So the tour was awesome, and I’m extremely grateful to Schwartz & Wade for sending me on it and to Chris Barton, Phil Bildner and Liz Garton Scanlon for giving me invaluable tour tips. (Highlights included: “Always say ‘yes,’ if someone asks if you need to visit the restroom.” “Bring your own wireless clicker to advance your slides so you can walk around while you talk.” “Teachers love it when you talk about revision.” “Have a Plan B if your technology fails.”)

And, while I’ve finished reading all the books I had shipped home, I’m still processing everything I experienced and making notes on what I’d do differently if I ever get to visit five cities in six days again.

I know for sure it would be worth the trip.

62 Comments:

  1. Thanks for the wonderful insights -I’m glad it was such a success!

  2. Yikes! This sounds amazing and inspiring – and exhausting in the best possible way. Thanks for sharing with us, Pat! So glad you’re back. 🙂

  3. What an exciting adventure. Sounds exhausting and rewarding at the same time. Thanks for sharing, Pat.

  4. This was great. Thank you for sharing!

  5. Thanks for sharing this, Pat! What a wonderful experience and story–loved reading it–very touching! 🙂

  6. Awesome insights and tips. So happy you got this rock star experience!

  7. LOVE!!!! So happy to hear of your positive experience!

  8. What a gift to be able to visit and experience the world your books inhabit and to meet those who your books influence. Thank you for giving us a glimpse of that journey which may only ever be a dream for many of us.

  9. Wonderful advice, Pat! Thank you for sharing these fabulous experiences.

  10. Thanks so much for sharing this. Very heartwarming and inspiring to hear of your experience!

  11. Thanks for this heartfelt post. As a retired teacher, I started missing my classroom. I also have to say your experience is exactly what I would have expected. I am glad you appreciated it.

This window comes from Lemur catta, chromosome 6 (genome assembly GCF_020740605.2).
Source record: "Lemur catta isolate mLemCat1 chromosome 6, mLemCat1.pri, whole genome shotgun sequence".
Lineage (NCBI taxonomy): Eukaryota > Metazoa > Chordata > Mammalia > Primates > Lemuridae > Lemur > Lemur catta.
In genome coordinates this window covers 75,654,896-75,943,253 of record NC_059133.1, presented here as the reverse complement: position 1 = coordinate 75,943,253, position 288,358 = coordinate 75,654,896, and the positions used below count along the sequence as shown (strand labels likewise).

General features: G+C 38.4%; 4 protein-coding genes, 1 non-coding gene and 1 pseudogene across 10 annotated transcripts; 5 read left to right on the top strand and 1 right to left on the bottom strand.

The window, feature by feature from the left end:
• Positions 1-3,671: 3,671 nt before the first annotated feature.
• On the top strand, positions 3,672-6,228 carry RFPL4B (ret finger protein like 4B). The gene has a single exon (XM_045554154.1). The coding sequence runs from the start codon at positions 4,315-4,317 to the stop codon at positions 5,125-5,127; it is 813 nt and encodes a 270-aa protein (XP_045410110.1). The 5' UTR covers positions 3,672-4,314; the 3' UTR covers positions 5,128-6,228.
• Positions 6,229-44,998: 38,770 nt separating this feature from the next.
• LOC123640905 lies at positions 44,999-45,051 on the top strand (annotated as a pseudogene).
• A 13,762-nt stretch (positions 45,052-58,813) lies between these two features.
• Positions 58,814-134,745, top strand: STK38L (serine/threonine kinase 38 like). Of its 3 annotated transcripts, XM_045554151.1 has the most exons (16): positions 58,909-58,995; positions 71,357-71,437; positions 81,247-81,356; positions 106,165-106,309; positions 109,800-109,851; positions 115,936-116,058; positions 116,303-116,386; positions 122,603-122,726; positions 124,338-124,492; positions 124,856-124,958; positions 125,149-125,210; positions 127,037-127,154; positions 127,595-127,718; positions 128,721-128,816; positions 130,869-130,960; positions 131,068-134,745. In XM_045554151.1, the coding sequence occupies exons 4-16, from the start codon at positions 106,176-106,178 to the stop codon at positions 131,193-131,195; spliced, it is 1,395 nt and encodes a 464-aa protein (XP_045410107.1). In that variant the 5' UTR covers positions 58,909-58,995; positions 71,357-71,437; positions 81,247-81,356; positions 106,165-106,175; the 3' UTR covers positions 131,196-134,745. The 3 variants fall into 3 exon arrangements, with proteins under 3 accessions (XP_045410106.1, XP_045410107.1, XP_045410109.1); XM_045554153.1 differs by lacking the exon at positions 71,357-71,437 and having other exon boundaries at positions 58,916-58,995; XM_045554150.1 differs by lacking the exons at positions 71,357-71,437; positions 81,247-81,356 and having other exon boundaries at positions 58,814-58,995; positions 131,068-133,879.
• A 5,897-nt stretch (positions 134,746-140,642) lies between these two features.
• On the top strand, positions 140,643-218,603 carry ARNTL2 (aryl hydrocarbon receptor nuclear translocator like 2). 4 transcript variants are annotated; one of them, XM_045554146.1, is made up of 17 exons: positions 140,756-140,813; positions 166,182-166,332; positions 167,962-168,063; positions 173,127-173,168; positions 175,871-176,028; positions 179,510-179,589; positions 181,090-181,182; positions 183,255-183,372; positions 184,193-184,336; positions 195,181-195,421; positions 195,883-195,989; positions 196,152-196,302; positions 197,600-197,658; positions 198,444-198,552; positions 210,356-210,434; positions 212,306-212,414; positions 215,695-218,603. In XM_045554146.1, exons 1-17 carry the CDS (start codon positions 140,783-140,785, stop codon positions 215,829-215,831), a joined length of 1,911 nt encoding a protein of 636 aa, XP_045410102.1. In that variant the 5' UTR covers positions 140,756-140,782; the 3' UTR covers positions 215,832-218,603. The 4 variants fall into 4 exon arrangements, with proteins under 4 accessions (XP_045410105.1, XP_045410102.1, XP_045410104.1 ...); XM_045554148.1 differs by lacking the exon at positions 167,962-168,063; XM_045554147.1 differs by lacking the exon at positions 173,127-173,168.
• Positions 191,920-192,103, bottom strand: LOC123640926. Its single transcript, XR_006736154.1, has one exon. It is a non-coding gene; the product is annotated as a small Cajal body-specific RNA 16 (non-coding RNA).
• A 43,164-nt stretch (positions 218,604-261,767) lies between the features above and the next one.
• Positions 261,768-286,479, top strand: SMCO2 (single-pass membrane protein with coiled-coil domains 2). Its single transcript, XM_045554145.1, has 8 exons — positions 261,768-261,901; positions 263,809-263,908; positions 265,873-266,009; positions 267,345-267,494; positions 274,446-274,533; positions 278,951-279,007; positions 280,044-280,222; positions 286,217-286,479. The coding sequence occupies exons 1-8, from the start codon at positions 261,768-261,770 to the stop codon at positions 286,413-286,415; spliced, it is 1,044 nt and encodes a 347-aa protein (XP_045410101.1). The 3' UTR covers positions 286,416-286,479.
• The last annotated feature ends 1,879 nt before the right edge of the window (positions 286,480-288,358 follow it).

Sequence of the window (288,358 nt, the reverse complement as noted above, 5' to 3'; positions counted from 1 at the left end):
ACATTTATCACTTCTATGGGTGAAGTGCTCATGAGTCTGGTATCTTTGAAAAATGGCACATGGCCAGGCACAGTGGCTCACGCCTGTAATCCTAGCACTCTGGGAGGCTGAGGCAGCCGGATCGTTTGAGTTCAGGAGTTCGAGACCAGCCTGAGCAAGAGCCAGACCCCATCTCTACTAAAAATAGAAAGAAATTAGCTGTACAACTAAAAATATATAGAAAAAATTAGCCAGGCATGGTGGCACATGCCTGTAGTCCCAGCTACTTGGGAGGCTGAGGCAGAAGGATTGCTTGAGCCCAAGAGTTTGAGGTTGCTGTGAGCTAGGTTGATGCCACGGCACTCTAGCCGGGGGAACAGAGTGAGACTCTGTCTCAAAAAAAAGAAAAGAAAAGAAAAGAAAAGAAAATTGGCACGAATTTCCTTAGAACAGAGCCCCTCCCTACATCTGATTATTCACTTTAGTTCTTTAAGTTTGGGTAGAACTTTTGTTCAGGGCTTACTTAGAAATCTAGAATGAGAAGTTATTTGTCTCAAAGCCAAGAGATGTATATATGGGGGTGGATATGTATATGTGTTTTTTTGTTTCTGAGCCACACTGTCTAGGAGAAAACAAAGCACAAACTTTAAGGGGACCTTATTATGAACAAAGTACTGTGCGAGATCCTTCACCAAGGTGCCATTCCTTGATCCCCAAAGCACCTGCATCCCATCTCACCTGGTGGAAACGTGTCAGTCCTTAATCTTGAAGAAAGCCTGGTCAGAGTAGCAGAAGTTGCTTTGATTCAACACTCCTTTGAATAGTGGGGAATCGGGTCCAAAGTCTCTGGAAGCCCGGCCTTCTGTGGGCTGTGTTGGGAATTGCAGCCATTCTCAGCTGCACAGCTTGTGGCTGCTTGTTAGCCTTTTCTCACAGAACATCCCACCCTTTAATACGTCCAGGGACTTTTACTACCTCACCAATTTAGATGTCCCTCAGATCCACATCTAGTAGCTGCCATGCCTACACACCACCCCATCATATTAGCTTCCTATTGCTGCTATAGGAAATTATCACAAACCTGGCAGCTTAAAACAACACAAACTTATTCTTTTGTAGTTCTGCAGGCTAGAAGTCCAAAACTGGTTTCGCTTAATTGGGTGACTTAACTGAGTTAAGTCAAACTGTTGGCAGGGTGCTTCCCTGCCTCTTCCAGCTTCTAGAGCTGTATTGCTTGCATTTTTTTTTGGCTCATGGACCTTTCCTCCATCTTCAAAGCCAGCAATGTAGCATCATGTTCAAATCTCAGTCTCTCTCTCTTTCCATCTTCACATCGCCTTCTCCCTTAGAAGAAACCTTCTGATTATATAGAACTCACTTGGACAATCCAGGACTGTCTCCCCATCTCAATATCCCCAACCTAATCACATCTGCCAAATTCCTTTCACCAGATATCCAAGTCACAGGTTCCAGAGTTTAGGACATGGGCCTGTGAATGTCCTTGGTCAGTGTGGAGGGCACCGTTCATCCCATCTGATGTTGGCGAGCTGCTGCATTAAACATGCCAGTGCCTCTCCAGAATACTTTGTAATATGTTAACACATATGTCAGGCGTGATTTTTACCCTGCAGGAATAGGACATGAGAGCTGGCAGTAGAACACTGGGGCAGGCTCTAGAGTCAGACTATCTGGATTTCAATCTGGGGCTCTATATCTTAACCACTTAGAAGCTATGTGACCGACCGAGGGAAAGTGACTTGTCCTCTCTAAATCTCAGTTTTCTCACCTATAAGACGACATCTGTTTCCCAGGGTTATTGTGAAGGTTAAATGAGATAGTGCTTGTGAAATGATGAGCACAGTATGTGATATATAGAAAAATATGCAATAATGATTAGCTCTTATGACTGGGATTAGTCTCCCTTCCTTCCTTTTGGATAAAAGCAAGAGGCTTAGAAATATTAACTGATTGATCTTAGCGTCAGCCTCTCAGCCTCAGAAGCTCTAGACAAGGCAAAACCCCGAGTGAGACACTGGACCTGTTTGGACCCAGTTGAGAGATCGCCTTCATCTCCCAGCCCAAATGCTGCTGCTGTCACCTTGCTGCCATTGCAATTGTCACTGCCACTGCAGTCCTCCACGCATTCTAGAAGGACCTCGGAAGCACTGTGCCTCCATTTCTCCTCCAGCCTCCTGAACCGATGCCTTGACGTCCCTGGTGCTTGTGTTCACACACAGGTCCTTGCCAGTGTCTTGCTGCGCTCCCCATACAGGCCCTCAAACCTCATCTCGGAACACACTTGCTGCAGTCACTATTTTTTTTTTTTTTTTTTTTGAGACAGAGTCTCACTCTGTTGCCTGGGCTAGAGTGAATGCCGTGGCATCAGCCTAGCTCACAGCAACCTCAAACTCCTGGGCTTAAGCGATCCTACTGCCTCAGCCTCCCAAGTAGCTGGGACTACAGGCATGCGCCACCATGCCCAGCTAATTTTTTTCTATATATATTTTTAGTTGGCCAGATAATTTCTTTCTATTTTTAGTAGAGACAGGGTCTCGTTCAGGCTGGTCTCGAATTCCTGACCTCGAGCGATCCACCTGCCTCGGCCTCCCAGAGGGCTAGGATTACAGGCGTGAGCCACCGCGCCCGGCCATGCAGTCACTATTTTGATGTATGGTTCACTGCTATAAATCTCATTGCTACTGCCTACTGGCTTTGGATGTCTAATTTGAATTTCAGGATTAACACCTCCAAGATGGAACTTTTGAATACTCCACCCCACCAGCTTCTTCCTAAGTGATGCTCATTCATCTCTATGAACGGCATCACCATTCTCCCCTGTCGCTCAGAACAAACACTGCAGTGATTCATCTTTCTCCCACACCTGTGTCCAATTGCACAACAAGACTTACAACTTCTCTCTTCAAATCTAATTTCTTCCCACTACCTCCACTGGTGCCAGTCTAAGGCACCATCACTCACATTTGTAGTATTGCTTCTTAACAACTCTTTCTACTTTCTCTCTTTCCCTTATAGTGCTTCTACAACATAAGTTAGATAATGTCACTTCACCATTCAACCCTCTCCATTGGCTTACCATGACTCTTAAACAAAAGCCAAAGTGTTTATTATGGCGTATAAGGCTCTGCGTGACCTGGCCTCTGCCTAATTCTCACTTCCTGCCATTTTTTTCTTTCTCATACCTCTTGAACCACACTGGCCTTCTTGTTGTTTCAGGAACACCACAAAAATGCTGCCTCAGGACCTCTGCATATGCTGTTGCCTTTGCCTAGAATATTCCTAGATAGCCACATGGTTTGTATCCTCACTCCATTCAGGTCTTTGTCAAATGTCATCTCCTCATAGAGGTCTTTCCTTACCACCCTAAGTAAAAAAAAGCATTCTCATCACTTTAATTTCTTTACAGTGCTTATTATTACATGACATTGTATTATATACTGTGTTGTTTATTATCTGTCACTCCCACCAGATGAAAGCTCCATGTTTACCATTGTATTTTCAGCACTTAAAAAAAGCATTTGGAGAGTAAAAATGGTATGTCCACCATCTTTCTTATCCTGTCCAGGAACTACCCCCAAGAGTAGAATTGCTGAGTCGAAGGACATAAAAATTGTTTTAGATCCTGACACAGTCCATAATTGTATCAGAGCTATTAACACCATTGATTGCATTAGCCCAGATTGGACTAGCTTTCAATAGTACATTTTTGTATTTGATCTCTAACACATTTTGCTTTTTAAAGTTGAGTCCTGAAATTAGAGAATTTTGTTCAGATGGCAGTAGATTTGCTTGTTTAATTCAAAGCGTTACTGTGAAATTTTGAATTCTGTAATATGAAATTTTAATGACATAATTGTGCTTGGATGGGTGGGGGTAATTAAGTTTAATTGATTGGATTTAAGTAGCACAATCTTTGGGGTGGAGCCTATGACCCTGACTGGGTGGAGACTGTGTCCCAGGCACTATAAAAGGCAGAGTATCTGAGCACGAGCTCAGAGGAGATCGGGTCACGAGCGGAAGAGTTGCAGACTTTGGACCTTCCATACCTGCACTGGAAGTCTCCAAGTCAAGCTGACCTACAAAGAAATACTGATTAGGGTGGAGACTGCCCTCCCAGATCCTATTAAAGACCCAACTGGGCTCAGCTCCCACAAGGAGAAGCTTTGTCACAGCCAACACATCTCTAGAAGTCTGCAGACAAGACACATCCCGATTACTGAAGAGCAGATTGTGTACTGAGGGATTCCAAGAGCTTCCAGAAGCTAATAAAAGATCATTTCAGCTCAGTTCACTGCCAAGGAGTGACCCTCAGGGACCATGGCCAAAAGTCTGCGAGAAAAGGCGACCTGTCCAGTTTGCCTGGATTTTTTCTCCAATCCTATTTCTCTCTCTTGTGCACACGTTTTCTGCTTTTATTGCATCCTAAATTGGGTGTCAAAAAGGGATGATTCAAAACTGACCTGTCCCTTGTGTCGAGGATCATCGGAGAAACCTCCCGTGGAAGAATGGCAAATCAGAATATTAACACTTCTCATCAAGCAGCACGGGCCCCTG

12. Sounds wonderful! Interesting observations. And I love those memorable moments. 🙂

  13. I think those kids were so lucky to be able to meet you and be blessed by your
    kind heart and giving ways. Who knows if you just inspired the next Jane Yolen, Kevin Henkes or Pat Zietlow-Miller! They say it only takes one person to change your life and I’ll bet you changed more than one.
    Thank for sharing your experience with us.

  14. What a tremendous experience! Thank you for sharing it with us.

  15. What an amazing experience and such wonderful insight. Definitely taking notes for when the time comes.

  16. Thanks for sharing your wonderful school visit experiences! It reaffirms why we do what we do!

  17. What a great post Pat! It took me back to my teaching days! Can’t wait to go back as an author and share in these experiences!

  18. Oh, Pat, thanks for sharing! It’s fun hearing about how you inspired the kids. And you’re so right about the inequality in schools. It’s so, so unfair.

  19. Thanks for sharing your experience! I learned a lot.

  20. I forsee a Sophie’s Squash Travel title! 🙂

  21. Great info and what a fun time. Sophie’s Squash is adorable.

  22. This is a great post! Thanks for sharing your experiences…big and small!